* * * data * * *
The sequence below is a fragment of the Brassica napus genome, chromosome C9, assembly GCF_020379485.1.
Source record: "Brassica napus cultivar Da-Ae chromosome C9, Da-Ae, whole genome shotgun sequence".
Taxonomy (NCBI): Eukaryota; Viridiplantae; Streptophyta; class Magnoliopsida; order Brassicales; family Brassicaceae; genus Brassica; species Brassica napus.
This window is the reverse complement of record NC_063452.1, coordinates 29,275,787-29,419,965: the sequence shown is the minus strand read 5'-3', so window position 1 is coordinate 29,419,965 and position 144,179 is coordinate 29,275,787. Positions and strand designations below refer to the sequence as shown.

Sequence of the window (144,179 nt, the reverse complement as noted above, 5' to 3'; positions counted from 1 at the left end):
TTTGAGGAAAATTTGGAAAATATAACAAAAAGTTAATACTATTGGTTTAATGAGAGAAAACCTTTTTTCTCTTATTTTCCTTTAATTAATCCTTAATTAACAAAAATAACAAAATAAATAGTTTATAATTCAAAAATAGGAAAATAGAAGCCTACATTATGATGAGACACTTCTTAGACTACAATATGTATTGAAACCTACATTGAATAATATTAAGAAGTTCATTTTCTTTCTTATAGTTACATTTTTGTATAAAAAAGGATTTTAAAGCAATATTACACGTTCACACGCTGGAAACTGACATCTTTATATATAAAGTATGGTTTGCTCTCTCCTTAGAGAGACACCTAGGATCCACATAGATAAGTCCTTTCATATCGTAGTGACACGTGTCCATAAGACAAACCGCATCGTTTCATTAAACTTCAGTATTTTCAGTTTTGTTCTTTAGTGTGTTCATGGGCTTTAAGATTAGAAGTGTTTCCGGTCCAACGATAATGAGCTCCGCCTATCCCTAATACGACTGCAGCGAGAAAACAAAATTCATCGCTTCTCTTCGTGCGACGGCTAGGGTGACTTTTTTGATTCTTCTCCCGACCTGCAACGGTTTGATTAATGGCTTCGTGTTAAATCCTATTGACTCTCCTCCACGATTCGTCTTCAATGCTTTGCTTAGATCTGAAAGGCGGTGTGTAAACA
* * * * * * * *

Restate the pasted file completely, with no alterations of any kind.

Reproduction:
The sequence below is a fragment of the Brassica napus genome, chromosome C9, assembly GCF_020379485.1.
Source record: "Brassica napus cultivar Da-Ae chromosome C9, Da-Ae, whole genome shotgun sequence".
Taxonomy (NCBI): Eukaryota; Viridiplantae; Streptophyta; class Magnoliopsida; order Brassicales; family Brassicaceae; genus Brassica; species Brassica napus.
This window is the reverse complement of record NC_063452.1, coordinates 29,275,787-29,419,965: the sequence shown is the minus strand read 5'-3', so window position 1 is coordinate 29,419,965 and position 144,179 is coordinate 29,275,787. Positions and strand designations below refer to the sequence as shown.

Sequence of the window (144,179 nt, the reverse complement as noted above, 5' to 3'; positions counted from 1 at the left end):
TTTGAGGAAAATTTGGAAAATATAACAAAAAGTTAATACTATTGGTTTAATGAGAGAAAACCTTTTTTCTCTTATTTTCCTTTAATTAATCCTTAATTAACAAAAATAACAAAATAAATAGTTTATAATTCAAAAATAGGAAAATAGAAGCCTACATTATGATGAGACACTTCTTAGACTACAATATGTATTGAAACCTACATTGAATAATATTAAGAAGTTCATTTTCTTTCTTATAGTTACATTTTTGTATAAAAAAGGATTTTAAAGCAATATTACACGTTCACACGCTGGAAACTGACATCTTTATATATAAAGTATGGTTTGCTCTCTCCTTAGAGAGACACCTAGGATCCACATAGATAAGTCCTTTCATATCGTAGTGACACGTGTCCATAAGACAAACCGCATCGTTTCATTAAACTTCAGTATTTTCAGTTTTGTTCTTTAGTGTGTTCATGGGCTTTAAGATTAGAAGTGTTTCCGGTCCAACGATAATGAGCTCCGCCTATCCCTAATACGACTGCAGCGAGAAAACAAAATTCATCGCTTCTCTTCGTGCGACGGCTAGGGTGACTTTTTTGATTCTTCTCCCGACCTGCAACGGTTTGATTAATGGCTTCGTGTTAAATCCTATTGACTCTCCTCCACGATTCGTCTTCAATGCTTTGCTTAGATCTGAAAGGCGGTGTGTAAACA